“Many are called, but few are chosen,” says the Lord. All are invited, we might say, but some do not wish to come. Others come only so far, but lack the resolve to come all the way: “I will answer the invitation and come into the hall, into the Church, but I will not put on the garment of charity which Our Lord offers.” Why?
Here Saint Bernard, whose feast we celebrate today, may be of some help to us. The Church honors Saint Bernard with the title of “Doctor Caritatis,” the Doctor or teacher of charity. Saint Bernard distinguishes four stages of the growth of love in us; we might call them four steps in putting on the garment of charity.
In the first stage, which he calls “carnal love,” we are drawn to the love of Our Creator simply by considering all the gifts He has freely given us, His creatures: free will, self-awareness, hearts capable of loving, an intellect to comprehend the truth, the beauty of the world, the love of our families. One need not even be a Christian to love God with this kind of love. But it is more about the gifts than the Giver.
In the second stage, as we come to know God better by faith, we begin to love Him for what more He can do for us. This is the way children in the faith love the Lord. Saint Bernard calls this stage “mercenary love” because it remains self-interested: “It is weak, for if this hope [of gain] is removed, the love may be extinguished, or at least diminished. It is not pure, as it desires some return.”
But gradually, over long experience and many trials and failures, our love is purified. We begin to love God with what St. Bernard calls “filial love,” that is, as sons and daughters love their Father, for His own sake, because He is good and beautiful, trustworthy and true. This is more and more an unselfish love, indeed a self-forgetful love, for the more our hearts are occupied in loving God, the more they expand and take on the dimensions of His love. This is the love that regards our neighbors and even our enemies as ourselves. This is the love of great martyrs and saints.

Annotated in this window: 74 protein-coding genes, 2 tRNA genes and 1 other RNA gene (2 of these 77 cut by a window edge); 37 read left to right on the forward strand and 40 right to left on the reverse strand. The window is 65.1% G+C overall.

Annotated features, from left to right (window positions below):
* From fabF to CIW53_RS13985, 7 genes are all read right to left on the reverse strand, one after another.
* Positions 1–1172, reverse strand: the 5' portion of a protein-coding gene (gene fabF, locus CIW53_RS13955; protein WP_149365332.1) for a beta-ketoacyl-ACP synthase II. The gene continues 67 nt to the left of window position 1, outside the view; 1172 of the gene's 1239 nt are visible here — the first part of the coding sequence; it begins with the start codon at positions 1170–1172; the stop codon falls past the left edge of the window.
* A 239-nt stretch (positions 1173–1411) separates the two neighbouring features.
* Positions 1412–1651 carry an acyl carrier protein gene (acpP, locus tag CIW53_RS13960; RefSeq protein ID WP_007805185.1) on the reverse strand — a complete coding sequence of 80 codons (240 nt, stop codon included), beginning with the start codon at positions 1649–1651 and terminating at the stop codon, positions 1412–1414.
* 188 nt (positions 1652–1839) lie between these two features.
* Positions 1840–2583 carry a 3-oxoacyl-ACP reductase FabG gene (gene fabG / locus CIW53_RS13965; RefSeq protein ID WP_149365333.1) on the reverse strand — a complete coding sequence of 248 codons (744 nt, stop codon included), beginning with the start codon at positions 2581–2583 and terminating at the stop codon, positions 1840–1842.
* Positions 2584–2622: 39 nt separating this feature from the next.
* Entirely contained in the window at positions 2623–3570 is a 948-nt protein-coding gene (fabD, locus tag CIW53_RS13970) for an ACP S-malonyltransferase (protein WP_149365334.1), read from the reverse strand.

Yet there is even a fourth stage of the growth of love in us. Saint Bernard simply calls it “pure love.” The characteristic of the fourth and most perfect stage of love is that we “learn to love ourselves for God’s sake. This is to love the self that God desires, to love God’s will for the self: and so it means the final purging of the will from self-aggrandizement and desire for control. It is ‘to be emptied out of oneself, to be brought almost to nothing’ (X. 27), to accept the reality of God as entirely definitive of one’s identity. The self has no other will than God’s. Its only prayer is: Thy will be done on earth as it is in heaven.” (Dr. Margaret Turek, Notes on Monastic Spirituality)
You may notice this is precisely the opposite of our culture’s present obsession with self-care and self-esteem. The wisdom of the world holds that we must love and provide for ourselves before we can love anybody else. So long as we continue to make the anxious cravings of our hearts the primary object of our concern, our love remains weak and imperfect. The wisdom of God, which is folly and a stumbling block to the world, but to us our salvation and our hope, is that if we are ever to learn to love ourselves in truth, we must first fall in love with God in a quite absolute way, such that we abandon everything to Him. In the beauty of His eyes, we will see ourselves reflected, and come to love ourselves there, as He loves us.
“This is a hard saying. Who can accept it?” Yes, the ideal is high, and this is why many refuse. It is one thing to believe, another to surrender oneself to a love as demanding and all-consuming as this. But if we strive to advance in love and place our trust in Him, throwing ourselves confidently on His mercy as often as we fail, the Father looks on our feeble efforts with great tenderness and will soon lift us up to the heights of perfection. And the reward for which we strive is the greatest of all, the only reward any lover worth the name has ever sought: to possess the Beloved and to be possessed by Him forever.
Lord Jesus, in your Most Holy Name, grant that every one of us gathered here today in your Church may come to the wedding banquet clothed in the garment of pure love. May all of us, whom you have called, find the way to light, to love, to life.